A total of 15 different signals were recorded during the experiment including driving performance and biosignals such as pupil size based on an eye-tracking-system, electroencephalograms (EEG), electrooculograms (EOG), electromyograms (EMG) and the ECG. The latter was recorded at a sampling rate of 256 Hz using Einthoven lead II which is characterized by a large monophasic QRS complex and positive concordant P and T waves.

3 Methods

3.1 Signal preprocessing

For the purpose of reducing the impact of noise and other artifacts that can corrupt the morphological features, a prefiltering step is necessary. A phase free Butterworth high pass filter of order 6 with a cutoff frequency at 0.5 Hz was used to remove baseline wander. High frequency, muscle noise and power line hum were canceled using an equivalent low pass Butterworth filter with the cutoff frequency of 40 Hz [4].

3.2 ECG wave detection

The algorithm beginns with the detection of the QRS complexes. The method uses the stationary wavelet transform (SWT) to potentiate the spectral components of the signal located below 50 Hz what coincides with the spectral components of the QRS complex. An adaptive threshold is then applied and signal portions above threshold are labeled as QRS complexes. The T wave detection is the second step. Here, a PQRS cancellation is first carried out and an SWT is performed on the resulting signal. Again, signal portions located after the QRS complex that are above threshold are detected as the T wave. Having the QRS complex and the T wave, the ST segment can also be automatically annotated. Finally, the P wave is found in a similar manner as the T wave, but a cancellation of the QRST segment is performed before a new SWT of the resulting signal is computed.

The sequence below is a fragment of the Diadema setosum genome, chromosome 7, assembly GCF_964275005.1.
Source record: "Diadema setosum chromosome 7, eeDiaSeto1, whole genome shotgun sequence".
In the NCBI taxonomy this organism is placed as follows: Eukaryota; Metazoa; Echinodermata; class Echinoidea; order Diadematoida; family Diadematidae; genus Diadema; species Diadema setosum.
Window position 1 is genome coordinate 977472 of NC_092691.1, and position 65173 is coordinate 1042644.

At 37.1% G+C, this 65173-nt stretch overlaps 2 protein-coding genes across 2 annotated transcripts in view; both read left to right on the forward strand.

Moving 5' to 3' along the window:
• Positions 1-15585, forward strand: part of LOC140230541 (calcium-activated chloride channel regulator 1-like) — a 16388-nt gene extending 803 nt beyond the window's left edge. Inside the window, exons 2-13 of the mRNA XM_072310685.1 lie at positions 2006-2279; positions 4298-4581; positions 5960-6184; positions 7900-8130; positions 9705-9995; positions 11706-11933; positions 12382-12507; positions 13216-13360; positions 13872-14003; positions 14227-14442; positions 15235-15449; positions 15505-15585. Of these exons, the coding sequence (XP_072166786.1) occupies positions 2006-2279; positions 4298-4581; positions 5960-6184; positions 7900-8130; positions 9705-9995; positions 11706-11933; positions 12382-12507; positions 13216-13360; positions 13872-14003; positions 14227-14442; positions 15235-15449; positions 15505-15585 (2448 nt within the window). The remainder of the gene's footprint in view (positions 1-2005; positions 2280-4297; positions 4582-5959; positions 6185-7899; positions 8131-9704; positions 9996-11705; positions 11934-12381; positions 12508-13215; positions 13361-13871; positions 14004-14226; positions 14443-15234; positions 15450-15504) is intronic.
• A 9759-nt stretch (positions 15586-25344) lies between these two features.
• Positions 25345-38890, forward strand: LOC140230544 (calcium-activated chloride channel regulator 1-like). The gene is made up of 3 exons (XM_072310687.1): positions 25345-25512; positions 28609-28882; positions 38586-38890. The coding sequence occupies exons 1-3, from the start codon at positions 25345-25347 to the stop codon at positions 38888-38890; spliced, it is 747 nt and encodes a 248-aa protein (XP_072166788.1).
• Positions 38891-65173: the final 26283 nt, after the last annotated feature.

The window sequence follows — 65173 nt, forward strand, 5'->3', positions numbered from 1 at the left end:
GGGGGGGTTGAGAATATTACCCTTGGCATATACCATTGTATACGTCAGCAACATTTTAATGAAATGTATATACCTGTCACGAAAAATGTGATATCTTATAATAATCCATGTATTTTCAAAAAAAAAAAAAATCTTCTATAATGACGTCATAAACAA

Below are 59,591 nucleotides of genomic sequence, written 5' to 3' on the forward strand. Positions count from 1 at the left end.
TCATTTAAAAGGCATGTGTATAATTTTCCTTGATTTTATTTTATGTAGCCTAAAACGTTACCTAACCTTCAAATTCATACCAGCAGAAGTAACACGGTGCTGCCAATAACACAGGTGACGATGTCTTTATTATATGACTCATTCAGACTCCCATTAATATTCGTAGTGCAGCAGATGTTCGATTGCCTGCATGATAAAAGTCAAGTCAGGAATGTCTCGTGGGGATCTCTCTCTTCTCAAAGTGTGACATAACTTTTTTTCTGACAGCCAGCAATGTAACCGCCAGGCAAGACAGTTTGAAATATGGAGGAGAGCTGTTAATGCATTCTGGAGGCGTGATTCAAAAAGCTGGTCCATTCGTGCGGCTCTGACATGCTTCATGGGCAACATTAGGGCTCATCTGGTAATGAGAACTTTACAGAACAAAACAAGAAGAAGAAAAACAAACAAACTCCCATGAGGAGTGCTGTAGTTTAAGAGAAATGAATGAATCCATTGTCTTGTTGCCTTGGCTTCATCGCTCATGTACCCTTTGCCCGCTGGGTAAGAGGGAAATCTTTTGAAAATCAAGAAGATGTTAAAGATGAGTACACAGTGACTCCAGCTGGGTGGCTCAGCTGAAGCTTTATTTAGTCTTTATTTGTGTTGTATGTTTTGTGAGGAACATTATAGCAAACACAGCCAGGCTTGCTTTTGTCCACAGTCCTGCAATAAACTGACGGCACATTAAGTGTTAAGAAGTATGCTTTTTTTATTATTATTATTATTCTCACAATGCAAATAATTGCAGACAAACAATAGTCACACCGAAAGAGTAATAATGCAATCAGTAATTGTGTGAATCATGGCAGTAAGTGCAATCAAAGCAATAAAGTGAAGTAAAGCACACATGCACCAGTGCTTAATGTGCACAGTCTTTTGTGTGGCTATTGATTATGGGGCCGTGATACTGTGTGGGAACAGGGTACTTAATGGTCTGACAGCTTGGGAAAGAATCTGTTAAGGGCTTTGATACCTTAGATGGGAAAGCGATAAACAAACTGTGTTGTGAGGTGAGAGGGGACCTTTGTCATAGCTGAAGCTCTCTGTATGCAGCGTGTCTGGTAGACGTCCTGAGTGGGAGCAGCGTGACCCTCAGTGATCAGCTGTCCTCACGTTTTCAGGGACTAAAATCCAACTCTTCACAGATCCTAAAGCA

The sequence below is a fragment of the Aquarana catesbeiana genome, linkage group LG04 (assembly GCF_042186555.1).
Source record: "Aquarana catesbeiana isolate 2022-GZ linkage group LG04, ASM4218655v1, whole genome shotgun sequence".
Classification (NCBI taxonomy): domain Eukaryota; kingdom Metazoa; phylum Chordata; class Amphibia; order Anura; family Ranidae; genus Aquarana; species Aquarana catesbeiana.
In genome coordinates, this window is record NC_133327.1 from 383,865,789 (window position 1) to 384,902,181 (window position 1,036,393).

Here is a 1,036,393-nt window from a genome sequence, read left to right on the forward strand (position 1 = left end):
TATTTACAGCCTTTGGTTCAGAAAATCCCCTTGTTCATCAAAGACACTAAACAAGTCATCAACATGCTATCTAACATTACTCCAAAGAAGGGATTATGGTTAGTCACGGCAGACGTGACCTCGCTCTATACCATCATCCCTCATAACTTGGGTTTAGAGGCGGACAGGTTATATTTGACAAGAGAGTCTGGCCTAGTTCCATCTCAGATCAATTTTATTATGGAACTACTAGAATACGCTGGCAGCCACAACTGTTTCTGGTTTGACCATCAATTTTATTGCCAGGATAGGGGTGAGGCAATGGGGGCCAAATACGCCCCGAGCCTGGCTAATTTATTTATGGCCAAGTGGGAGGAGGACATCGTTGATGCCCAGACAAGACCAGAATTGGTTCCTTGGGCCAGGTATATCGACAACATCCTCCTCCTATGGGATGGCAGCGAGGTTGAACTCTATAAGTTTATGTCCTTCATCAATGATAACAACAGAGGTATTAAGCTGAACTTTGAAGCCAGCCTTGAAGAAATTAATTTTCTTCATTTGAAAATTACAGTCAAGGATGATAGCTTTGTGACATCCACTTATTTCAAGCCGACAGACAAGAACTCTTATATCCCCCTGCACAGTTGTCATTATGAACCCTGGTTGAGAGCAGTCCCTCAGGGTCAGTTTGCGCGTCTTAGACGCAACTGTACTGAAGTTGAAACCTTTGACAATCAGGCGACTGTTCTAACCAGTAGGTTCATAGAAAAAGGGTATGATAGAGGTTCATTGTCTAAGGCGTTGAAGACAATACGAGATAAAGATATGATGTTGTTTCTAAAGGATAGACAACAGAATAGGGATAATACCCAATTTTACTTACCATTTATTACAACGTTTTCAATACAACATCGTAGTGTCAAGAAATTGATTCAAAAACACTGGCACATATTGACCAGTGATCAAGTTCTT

3.3 Feature extraction

From an ECG signal a large variety of features can be obtained. Two main categories are distinguished, rhythmical and morphological. The rhythmnical features reflect the heart rate varibility (HRV) and are closely linked to the autonomous regulation of the heart. On the other side, the morphological features of the ECG waves capture the depolarization repolarization process in the heart and reflect the cardiac electrophysiology. In this work, we extracted features from both categories.